The Family Stone is about an uptight woman who goes home with her boyfriend for Christmas, meeting his rambunctious, tightly-knit family for the first time. He plans to propose to her, but he needs his family’s (more specifically, his mother’s) approval so he can give her his great-grandmother’s ring.
Eternal Sunshine of the Spotless Mind focuses on a quiet man who is having his recent ex-girlfriend erased from his memory though a purposely dubious scientific process. He’s asleep during the procedure, but as he relives each moment with her in reverse-chronology, he realizes he doesn’t want to lose these memories after all.
If by that they mean that things happen which cause other things which eventually somewhere down the line causes something of note, yes, they do happen for a reason. But if they mean every little action happens with the intent of one day causing something at least tweet-worthy, well that’s simply not true.
But every once in a while, something magical happens — against all logic and reason, in the face of overwhelming odds, fate sees fit to put two things together as though they were meant to be.
Some people call it destiny. Some call it coincidence. Some call it luck. Me? I just call it right.
This is the story of how I was a Nielsen household.
It Was the Best of Times
I have a Bachelor of Arts in RTVF. That fancy acronym stands for Radio, Television, Film. While that sounds like I should be some kind of media guru, what it actually means is I’m a Film major who is vaguely aware that the other two exist. I only took as many Radio and TV courses as was necessary to fill my degree’s requirements, which with my inability to register for classes on time was several.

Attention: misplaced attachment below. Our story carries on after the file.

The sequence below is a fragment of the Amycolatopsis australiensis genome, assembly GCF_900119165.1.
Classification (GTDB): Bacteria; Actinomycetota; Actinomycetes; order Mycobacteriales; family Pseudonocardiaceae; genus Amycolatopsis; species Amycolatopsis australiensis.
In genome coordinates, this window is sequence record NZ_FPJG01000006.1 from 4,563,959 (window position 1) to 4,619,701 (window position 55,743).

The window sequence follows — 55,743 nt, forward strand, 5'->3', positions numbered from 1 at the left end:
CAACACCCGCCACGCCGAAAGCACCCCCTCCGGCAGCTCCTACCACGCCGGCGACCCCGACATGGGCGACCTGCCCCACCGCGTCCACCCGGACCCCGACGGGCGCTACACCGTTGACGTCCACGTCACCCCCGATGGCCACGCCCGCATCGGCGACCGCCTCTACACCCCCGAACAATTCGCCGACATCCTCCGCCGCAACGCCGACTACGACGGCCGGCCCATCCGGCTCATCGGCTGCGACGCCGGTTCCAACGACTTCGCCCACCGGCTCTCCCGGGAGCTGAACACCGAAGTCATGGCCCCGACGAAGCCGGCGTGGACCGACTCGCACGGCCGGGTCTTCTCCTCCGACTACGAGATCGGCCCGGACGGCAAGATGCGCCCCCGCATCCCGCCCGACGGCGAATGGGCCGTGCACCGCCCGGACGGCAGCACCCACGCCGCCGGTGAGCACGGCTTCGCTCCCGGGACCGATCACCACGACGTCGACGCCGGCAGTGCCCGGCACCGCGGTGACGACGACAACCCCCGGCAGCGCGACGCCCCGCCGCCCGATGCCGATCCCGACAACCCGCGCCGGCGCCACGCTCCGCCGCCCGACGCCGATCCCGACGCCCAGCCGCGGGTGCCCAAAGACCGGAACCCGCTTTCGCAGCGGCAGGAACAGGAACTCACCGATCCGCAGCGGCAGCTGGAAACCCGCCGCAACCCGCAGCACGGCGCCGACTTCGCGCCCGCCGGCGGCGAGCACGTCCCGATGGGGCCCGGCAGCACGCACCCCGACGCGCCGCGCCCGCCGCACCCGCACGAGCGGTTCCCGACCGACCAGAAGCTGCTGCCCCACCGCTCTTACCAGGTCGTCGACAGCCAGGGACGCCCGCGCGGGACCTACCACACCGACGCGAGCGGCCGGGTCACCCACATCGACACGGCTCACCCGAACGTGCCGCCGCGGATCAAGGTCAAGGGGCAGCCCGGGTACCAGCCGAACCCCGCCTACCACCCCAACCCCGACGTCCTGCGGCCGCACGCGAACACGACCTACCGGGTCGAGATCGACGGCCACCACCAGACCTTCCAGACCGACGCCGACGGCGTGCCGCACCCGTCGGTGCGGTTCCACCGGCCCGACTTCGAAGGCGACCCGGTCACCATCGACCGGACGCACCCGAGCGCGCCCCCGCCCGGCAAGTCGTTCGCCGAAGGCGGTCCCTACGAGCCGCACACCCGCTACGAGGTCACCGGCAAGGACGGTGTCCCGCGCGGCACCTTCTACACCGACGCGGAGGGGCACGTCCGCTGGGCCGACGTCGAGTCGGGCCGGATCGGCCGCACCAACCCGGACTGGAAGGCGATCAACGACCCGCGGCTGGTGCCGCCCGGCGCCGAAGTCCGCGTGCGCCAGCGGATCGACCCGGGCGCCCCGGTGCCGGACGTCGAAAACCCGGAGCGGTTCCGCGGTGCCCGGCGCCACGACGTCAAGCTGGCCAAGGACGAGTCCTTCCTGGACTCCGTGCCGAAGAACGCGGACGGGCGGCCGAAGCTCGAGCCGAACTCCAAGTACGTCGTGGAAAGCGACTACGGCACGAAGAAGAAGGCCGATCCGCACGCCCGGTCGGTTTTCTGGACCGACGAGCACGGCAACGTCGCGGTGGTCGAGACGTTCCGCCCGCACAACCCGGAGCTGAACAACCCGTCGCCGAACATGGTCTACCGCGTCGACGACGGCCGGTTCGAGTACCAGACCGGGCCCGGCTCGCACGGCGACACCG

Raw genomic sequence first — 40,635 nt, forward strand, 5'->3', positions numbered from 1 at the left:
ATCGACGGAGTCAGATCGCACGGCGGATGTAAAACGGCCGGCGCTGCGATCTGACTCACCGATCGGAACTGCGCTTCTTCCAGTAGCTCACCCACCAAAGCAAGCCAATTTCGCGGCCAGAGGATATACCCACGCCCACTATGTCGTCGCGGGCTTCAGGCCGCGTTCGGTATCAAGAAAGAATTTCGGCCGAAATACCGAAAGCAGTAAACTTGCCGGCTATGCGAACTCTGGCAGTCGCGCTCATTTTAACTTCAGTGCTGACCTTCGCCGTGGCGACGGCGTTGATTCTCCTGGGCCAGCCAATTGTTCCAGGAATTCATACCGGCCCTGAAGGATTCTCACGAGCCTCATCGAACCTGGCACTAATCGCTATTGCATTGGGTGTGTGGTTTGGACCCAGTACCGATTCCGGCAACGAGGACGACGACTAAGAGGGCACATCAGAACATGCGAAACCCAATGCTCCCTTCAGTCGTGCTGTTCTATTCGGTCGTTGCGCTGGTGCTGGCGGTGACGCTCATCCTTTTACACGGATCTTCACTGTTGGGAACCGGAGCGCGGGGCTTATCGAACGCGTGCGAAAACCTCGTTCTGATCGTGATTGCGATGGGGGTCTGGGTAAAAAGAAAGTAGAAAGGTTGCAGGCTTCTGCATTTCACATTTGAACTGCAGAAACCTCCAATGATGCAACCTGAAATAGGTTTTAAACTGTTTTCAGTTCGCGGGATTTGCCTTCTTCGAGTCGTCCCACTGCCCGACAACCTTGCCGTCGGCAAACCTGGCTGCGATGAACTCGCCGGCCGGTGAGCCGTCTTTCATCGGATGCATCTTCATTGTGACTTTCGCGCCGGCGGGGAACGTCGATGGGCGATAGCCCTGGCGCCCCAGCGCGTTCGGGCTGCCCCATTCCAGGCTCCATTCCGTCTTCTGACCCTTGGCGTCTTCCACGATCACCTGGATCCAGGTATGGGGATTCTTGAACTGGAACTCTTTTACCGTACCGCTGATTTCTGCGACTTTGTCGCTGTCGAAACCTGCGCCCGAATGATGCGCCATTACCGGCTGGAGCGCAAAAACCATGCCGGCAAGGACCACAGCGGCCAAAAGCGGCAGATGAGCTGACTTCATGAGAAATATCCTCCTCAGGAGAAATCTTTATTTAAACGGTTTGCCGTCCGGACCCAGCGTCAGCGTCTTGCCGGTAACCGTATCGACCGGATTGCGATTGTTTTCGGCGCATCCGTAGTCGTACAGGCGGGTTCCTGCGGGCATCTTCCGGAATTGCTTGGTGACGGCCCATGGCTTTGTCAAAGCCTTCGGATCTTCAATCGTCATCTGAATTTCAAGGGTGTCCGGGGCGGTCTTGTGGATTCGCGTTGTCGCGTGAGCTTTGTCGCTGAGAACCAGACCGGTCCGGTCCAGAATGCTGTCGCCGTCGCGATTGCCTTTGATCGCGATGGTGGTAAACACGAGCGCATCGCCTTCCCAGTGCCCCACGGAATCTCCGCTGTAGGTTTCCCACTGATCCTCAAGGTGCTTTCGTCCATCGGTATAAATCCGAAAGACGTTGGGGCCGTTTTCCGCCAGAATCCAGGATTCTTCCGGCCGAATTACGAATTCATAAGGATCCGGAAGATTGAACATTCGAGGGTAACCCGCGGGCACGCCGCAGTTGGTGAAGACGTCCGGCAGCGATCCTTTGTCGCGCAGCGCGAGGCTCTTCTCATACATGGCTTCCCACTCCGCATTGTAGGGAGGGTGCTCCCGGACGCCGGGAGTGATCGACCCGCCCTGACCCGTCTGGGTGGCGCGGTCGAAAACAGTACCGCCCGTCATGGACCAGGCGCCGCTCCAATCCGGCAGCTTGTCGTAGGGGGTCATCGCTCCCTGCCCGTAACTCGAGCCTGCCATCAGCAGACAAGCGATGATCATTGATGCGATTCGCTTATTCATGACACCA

This one semester I thought it was probably a good idea to learn about Film Law, since copyrights and permits and all that are half the battle in production. But the class was long-filled and I really needed to be considered a full-time student, so I took Media Sales instead.
So Bryan Singer just announced that the next X-men film will drop in 2016 and deal with one of their most infamous and powerful villains to date — Apocalypse.
This set all my sensibility alarms off. The X-men movie franchise hasn’t quite recovered from the series of bumbling, painfully mediocre movies since The Last Stand tried (and failed) to handle the Dark Phoenix Saga. The upcoming Days of Future Past looks to be attempting to right the ship and bring the franchise into a new era of continuity and greatness, but ready to tackle Apocalypse? No way.
For those of you who don’t know, the Age of Apocalypse story is based on an alternate universe where Professor X was killed and Magneto became the leader of the X-men. The world’s first mutant En Sabah Nuhr (the real name of Apocalypse) rose to power and essentially became Marvel’s mutant Hitler, adhering to the mantra “Survival of the Fittest” and determined to eliminate all inferior lifeforms, chiefly humans. Magneto and the X-men were the main rebel group, though there were others who also played their parts. It was a long, intricate, epic take on how things could have turned out in a world without Charles Xavier.